In addition to signifying its support for the use of exclusion clauses, the Court of Appeal provided some clarification on how damages are determined to be either direct or consequential when specifically referenced in exclusion clauses. Of note, the Court of Appeal rejected the trial judge's use of the "reasonably foreseeable" test as set out in Hadley v Baxendale for determining whether damages were "indirect or consequential." It held that that relying on whether it was reasonably foreseeable that the damages were direct and subject to recovery or consequential and therefore excluded, would render the terms of the exclusion clause meaningless. At common law, damages that were not reasonably foreseeable were already excluded from recovery so when applied this test would be inconsistent with the parties clear intention to deliberately exclude something to which they might otherwise be entitled.
Instead, the Court held that the correct approach was to consider the intention of the parties as reflected in the specific language of the contract including the related commercial realities. Important to the Court's analysis was:
a) Whether the damages in question were recoverable pursuant to the common law. If the damages in question were already excluded by the common law then those damages could not be the subject of the exclusion clause;
b) Whether the damages sought to be excluded as indirect or consequential damages were ancillary to the primary focus of the commercial arrangement (downstream losses); and
c) Whether the inclusion of the damages sought would be commercially reasonable in light of the purpose of the contract and the risks agreed to be assumed by the parties. Generally speaking, indirect or consequential damages typically relate to the assumption of risks that are disproportionate to the interests the party in question agreed to accept.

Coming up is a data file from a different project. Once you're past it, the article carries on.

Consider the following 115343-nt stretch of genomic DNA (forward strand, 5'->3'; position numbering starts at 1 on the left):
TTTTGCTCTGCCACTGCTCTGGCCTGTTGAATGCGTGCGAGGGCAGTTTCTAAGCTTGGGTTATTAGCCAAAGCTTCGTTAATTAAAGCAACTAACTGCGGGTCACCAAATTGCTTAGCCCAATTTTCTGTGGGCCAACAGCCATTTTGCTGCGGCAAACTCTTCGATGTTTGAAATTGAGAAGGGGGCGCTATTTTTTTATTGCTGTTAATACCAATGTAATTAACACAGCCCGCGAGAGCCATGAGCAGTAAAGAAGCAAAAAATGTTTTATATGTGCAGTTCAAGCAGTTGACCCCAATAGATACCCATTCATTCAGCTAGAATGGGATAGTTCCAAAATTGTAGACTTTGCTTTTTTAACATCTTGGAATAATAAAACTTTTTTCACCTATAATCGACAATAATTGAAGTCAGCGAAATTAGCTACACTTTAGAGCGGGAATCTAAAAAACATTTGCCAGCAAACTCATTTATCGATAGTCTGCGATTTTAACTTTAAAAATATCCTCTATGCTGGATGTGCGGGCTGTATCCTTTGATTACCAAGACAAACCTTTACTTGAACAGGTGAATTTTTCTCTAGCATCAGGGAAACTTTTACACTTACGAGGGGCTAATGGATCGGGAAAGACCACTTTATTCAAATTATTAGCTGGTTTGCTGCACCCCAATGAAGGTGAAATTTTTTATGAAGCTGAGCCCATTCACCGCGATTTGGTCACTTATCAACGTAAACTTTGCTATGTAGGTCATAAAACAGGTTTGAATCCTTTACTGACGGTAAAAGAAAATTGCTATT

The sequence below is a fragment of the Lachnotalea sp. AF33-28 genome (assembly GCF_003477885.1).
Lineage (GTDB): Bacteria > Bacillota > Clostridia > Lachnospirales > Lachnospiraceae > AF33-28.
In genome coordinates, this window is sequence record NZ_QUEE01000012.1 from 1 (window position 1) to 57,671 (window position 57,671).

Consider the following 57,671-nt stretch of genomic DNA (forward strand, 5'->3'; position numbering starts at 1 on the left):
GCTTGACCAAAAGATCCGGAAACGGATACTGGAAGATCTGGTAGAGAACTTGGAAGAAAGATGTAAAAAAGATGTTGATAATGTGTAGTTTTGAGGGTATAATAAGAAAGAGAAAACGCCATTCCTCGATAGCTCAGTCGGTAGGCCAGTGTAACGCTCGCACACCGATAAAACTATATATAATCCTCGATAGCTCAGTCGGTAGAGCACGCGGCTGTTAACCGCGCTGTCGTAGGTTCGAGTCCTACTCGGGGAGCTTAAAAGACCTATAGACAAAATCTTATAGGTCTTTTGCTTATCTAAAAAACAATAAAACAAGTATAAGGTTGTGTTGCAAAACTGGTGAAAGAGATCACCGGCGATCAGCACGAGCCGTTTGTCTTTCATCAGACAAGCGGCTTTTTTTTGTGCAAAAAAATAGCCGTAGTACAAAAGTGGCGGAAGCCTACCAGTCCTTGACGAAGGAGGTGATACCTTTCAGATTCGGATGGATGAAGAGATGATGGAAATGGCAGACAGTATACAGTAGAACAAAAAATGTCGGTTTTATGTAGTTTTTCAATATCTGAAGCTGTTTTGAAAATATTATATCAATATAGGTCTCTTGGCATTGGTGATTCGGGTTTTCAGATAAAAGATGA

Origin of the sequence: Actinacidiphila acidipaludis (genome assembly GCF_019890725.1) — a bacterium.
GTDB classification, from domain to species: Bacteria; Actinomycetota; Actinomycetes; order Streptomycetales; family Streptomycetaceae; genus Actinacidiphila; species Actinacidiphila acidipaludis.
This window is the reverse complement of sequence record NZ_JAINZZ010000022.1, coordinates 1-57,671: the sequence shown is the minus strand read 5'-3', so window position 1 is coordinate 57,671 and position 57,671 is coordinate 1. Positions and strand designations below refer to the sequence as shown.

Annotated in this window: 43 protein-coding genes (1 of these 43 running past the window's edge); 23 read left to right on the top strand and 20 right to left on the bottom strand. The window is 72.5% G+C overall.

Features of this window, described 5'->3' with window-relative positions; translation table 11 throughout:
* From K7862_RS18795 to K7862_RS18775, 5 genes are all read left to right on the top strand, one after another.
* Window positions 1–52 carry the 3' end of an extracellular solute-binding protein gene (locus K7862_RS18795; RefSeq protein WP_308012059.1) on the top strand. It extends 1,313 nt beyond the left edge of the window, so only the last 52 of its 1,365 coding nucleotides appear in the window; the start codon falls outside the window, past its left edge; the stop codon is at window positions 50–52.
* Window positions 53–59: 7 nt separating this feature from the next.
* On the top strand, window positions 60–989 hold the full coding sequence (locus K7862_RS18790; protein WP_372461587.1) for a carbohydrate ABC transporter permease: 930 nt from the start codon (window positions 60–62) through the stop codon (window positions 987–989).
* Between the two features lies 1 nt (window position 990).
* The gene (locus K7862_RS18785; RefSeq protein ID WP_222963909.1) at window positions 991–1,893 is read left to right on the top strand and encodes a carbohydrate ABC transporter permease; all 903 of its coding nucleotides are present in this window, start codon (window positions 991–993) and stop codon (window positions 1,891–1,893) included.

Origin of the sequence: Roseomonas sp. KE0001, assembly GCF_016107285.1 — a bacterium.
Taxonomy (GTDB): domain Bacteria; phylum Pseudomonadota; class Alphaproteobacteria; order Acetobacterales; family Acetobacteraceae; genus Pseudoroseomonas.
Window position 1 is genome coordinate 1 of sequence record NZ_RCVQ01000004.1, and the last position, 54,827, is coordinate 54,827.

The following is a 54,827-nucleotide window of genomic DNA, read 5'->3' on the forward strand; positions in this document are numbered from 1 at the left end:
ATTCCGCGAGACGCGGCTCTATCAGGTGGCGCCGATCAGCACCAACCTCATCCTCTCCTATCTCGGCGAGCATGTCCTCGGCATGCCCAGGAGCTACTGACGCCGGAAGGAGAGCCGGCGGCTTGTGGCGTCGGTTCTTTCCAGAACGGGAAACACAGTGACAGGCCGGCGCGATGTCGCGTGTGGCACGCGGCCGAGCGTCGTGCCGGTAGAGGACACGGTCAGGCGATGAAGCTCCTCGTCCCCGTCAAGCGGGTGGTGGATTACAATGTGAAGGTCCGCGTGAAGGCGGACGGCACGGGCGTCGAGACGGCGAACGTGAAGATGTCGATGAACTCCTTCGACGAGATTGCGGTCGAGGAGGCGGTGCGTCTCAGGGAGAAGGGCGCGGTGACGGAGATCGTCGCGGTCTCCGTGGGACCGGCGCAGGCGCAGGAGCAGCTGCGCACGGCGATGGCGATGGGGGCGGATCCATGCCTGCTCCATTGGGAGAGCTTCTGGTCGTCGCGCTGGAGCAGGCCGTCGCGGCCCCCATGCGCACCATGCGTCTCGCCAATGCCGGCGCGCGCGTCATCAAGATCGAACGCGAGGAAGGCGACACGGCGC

In this case, the Court of Appeal noted that: [i]n a contract like this for the delivery of a product, the loss of the value of the product is the direct damage." The exclusion clause would have been agreed to in contemplation of the downstream polyethylene profits because those losses were reasonably foreseeable and therefore recoverable under the common law. As the Agreement at issue was about the delivery of ethylene, losses associated with ethylene were direct while those associated with polyethylene, which was not otherwise the subject of the Agreement, were intended by the parties to be excluded as indirect or consequential.
Where claims arise for breach of contract, careful attention should be given to the existence of any clause restricting the scope of liability and the potential impact on the scope of damages that may be recoverable. In resolving any disputes as to the meaning of exclusionary provisions, Courts are likely to consider the particular meaning of the contractual terms having regard to commercial realties of the arrangement and the intention of the parties. Further, in drafting and adding such clauses to agreements, there may be value in carefully considering the risk allocation process and how exclusion of damages as indirect or consequential can assist in both identification and mitigation of risk.
 Tercon Contractors Ltd v British Columbia (Transportation and Highways), 2010 SCC 4 at paras. 62, 127,  1 SCR 69 and Sattva Capital Corp v Creston Moly Corp, 2014 SCC 53 at para. 47,  2 SCR 633.
 (1854), 9 Exch 341, 156 ER 145.